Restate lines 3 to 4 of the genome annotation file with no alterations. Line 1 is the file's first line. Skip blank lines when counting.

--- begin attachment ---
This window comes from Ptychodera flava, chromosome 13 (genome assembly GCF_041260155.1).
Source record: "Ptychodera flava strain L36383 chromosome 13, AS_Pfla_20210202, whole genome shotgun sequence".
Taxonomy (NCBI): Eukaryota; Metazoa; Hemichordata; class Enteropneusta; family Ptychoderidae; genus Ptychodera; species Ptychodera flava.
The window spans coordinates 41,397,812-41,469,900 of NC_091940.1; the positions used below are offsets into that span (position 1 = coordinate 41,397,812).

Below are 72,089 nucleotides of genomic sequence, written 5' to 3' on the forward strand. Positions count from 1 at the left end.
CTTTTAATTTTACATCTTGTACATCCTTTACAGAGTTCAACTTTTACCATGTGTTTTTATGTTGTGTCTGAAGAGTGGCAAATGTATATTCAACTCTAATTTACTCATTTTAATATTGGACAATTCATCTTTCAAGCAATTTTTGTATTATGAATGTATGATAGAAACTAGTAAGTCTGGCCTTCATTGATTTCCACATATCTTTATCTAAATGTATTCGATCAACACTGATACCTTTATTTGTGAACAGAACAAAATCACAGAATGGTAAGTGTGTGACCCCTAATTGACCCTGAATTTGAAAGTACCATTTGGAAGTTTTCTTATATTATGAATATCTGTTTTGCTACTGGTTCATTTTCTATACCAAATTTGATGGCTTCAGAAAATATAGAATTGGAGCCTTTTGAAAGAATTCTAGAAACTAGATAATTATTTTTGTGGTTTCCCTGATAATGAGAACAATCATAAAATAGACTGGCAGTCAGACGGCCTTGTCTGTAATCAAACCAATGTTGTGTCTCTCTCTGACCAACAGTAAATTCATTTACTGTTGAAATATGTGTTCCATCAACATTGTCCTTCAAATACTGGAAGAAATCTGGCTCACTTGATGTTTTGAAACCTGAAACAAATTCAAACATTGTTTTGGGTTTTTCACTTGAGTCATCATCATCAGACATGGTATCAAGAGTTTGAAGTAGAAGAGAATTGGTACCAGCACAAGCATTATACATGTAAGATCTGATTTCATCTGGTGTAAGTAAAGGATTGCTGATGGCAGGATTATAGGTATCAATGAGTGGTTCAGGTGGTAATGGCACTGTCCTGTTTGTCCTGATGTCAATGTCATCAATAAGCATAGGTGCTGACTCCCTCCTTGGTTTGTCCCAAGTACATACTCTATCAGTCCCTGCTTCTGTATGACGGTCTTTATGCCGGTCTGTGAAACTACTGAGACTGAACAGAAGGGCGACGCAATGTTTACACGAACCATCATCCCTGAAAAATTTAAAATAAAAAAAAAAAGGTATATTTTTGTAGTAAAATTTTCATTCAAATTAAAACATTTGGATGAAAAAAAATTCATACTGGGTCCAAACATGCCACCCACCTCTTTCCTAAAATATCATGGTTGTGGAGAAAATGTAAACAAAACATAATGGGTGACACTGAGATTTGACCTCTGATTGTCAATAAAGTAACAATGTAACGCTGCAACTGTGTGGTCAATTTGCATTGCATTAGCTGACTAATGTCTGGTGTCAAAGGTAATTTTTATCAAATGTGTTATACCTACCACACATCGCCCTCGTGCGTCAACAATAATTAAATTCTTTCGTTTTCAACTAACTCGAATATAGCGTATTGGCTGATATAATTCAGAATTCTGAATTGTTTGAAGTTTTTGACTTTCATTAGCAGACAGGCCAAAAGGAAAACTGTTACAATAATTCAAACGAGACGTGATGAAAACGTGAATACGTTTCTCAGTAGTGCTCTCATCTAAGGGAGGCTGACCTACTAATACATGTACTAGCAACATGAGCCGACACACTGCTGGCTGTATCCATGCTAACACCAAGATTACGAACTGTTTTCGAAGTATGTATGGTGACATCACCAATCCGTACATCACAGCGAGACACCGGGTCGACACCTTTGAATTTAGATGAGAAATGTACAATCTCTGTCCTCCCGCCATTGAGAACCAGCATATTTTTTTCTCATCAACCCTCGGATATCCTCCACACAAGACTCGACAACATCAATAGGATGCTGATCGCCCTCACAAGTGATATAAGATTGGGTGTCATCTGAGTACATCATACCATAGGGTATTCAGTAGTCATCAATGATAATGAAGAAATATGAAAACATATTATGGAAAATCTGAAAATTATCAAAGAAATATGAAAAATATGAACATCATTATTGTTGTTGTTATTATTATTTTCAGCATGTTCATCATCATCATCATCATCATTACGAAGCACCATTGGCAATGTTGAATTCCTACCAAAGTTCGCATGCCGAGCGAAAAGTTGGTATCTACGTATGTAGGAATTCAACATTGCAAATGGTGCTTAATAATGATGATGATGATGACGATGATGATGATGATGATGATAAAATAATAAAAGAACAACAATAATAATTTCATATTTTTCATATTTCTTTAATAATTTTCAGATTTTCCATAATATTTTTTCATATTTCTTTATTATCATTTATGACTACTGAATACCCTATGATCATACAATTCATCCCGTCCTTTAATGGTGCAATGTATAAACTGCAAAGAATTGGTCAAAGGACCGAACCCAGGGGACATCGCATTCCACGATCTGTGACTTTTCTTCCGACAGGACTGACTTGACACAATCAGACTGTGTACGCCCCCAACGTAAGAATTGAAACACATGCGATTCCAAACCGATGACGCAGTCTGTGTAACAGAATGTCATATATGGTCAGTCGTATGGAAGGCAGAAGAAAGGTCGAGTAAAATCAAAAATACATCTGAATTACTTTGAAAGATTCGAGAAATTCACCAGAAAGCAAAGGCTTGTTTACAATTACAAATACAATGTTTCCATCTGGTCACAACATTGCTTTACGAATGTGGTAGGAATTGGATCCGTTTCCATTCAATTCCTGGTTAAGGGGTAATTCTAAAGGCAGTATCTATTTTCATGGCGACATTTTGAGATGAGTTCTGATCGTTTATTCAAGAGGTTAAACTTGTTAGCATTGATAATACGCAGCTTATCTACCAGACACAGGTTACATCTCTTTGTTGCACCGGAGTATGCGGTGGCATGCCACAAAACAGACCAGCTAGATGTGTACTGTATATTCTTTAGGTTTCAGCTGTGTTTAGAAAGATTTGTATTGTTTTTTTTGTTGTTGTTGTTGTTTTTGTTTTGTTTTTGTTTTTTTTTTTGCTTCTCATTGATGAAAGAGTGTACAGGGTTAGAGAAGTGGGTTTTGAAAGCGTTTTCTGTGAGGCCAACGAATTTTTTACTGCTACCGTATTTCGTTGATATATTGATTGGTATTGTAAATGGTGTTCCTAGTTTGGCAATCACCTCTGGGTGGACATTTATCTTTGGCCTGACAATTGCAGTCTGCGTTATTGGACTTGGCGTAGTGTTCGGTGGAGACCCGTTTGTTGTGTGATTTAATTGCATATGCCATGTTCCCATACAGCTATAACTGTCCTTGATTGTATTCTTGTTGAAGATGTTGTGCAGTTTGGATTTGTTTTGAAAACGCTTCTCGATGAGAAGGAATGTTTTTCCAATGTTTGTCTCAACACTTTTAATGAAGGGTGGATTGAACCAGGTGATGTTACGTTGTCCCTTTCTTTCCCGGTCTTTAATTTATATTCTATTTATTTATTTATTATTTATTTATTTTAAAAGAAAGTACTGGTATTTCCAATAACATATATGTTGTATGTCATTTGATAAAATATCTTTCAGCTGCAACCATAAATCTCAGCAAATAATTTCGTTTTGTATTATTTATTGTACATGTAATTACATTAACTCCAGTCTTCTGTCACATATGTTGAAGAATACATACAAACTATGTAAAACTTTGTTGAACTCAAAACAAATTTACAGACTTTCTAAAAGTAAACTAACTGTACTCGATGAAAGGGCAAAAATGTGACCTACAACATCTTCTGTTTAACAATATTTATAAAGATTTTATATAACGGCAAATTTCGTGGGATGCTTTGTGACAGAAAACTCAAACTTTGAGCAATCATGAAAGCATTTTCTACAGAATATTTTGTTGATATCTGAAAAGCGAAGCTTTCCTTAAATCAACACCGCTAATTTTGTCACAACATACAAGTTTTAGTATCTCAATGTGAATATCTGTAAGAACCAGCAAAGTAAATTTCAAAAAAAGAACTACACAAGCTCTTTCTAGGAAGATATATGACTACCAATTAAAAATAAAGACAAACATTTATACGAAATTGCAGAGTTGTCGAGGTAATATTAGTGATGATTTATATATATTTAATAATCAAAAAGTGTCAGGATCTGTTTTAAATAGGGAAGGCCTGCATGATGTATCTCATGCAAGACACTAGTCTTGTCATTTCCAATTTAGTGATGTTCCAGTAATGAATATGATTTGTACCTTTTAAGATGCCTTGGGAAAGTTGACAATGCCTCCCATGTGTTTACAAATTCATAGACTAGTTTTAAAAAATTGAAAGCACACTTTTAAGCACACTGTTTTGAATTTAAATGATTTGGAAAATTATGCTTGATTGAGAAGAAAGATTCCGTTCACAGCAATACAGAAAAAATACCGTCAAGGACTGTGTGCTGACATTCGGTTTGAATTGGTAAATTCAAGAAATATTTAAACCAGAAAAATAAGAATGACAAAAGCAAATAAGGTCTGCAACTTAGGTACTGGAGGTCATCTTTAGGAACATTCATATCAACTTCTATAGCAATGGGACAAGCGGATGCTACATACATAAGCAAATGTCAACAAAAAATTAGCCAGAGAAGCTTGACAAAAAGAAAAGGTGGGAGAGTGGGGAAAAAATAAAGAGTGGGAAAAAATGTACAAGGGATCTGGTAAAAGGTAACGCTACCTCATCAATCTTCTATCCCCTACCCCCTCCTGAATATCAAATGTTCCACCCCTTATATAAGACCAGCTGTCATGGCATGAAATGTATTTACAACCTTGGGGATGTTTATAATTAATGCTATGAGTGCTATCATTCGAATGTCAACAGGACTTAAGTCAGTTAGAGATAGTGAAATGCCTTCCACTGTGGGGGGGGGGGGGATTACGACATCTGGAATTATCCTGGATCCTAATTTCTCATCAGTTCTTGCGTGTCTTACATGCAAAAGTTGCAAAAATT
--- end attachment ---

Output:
Taxonomy (NCBI): Eukaryota; Metazoa; Hemichordata; class Enteropneusta; family Ptychoderidae; genus Ptychodera; species Ptychodera flava.
The window spans coordinates 41,397,812-41,469,900 of NC_091940.1; the positions used below are offsets into that span (position 1 = coordinate 41,397,812).